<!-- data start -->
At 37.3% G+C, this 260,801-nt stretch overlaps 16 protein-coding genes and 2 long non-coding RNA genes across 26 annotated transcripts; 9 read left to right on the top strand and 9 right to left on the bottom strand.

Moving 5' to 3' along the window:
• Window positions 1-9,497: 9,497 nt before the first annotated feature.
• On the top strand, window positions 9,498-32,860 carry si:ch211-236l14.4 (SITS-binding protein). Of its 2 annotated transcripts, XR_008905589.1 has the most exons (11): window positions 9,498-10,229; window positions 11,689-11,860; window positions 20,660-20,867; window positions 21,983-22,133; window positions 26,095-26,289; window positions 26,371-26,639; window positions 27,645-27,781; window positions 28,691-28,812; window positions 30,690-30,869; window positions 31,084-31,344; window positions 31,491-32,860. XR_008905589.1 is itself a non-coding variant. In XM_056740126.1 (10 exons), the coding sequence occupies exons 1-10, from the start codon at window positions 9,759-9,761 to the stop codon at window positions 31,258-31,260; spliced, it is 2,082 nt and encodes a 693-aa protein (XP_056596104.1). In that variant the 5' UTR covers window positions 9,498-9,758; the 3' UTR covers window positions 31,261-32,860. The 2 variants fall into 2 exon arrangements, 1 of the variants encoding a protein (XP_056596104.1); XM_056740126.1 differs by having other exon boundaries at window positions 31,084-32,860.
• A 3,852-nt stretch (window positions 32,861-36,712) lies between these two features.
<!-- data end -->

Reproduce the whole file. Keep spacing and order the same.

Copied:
At 37.3% G+C, this 260,801-nt stretch overlaps 16 protein-coding genes and 2 long non-coding RNA genes across 26 annotated transcripts; 9 read left to right on the top strand and 9 right to left on the bottom strand.

Moving 5' to 3' along the window:
• Window positions 1-9,497: 9,497 nt before the first annotated feature.
• On the top strand, window positions 9,498-32,860 carry si:ch211-236l14.4 (SITS-binding protein). Of its 2 annotated transcripts, XR_008905589.1 has the most exons (11): window positions 9,498-10,229; window positions 11,689-11,860; window positions 20,660-20,867; window positions 21,983-22,133; window positions 26,095-26,289; window positions 26,371-26,639; window positions 27,645-27,781; window positions 28,691-28,812; window positions 30,690-30,869; window positions 31,084-31,344; window positions 31,491-32,860. XR_008905589.1 is itself a non-coding variant. In XM_056740126.1 (10 exons), the coding sequence occupies exons 1-10, from the start codon at window positions 9,759-9,761 to the stop codon at window positions 31,258-31,260; spliced, it is 2,082 nt and encodes a 693-aa protein (XP_056596104.1). In that variant the 5' UTR covers window positions 9,498-9,758; the 3' UTR covers window positions 31,261-32,860. The 2 variants fall into 2 exon arrangements, 1 of the variants encoding a protein (XP_056596104.1); XM_056740126.1 differs by having other exon boundaries at window positions 31,084-32,860.
• A 3,852-nt stretch (window positions 32,861-36,712) lies between these two features.